Interpreting conformational effects in protein nano-ESI-MS spectra

Šamalikova, Maria; Matečko, Irena; Müller, Norbert; Grandori, Rita
February 2004
Analytical & Bioanalytical Chemistry;Feb2004, Vol. 378 Issue 4, p1112
Academic Journal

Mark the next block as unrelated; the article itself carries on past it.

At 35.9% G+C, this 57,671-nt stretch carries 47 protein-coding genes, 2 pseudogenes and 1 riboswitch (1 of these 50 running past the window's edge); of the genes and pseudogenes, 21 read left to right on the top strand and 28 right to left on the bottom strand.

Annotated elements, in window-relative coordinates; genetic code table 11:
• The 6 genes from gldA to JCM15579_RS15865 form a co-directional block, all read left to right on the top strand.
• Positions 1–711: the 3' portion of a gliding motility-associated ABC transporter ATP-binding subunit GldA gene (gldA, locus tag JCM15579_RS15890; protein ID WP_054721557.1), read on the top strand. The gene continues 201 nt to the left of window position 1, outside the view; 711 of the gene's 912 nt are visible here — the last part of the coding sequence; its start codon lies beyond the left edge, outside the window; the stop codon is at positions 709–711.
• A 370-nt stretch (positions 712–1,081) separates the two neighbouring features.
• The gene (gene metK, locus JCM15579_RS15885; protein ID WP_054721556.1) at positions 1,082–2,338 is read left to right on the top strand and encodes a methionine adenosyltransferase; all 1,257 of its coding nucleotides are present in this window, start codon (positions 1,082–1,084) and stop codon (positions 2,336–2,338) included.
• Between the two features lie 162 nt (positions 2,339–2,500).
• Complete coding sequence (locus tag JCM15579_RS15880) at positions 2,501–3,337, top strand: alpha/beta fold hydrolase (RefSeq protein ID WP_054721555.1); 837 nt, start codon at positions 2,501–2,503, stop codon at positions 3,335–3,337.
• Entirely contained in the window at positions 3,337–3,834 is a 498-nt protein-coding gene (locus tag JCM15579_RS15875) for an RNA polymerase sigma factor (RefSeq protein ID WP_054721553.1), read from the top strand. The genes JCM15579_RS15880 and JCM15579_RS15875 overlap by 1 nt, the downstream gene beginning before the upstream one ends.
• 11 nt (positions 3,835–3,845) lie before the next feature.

Nano-electrospray-ionization mass spectrometry (nano-ESI-MS) is employed here to describe equilibrium protein conformational transitions and to analyze the influence of instrumental settings, pH, and solvent surface tension on the charge-state distributions (CSD). A first set of experiments shows that high flow rates of N2 as curtain gas can induce unfolding of cytochrome c (cyt c) and myoglobin (Mb), under conditions in which the stability of the native protein structure has already been reduced by acidification. However, it is possible to identify conditions under which the instrumental settings are not limiting factors for the conformational stability of the protein inside ESI droplets. Under such conditions, equilibrium unfolding transitions described by ESI-MS are comparable with those obtained by other established biophysical methods. Experiments with the very stable proteins ubiquitin (Ubq) and lysozyme (Lyz) enable testing of the influence of extreme pH changes on the ESI process, uncoupled from acid-induced unfolding. When HCl is used for acidification, Ubq and Lyz mass spectra do not change between pH~7 and pH 2.2, indicating that the CSD is highly characteristic of a given protein conformation and not directly affected by even large pH changes. Use of formic or acetic acid for acidification of Ubq solutions results in major spectral changes that can be interpreted in terms of protein unfolding as a result of the increased hydrophobicity of the solvent. On the other hand, Lyz, cyt c, and Mb enable direct comparison of protein CSD (corresponding to either the folded or the unfolded protein) in HCl or acetic acid solutions at low pH. The values of surface tension for these solutions differ significantly. Confirming indications already present in the literature, we observe very similar CSD under these solvent conditions for several proteins in either compact or disordered conformations. The same is true for comparison between water and water–acetic acid for folded cyt c and Lyz. Thus, protein CSD from water–acetic solutions do not seem to be limited by the low surface tension of acetic acid as previously suggested. This result could reflect a general lack of dependence of protein CSD on the surface tension of the solvent. However, it is also possible that the effect of acetic acid on the precursor ESI droplets is smaller than generally assumed.


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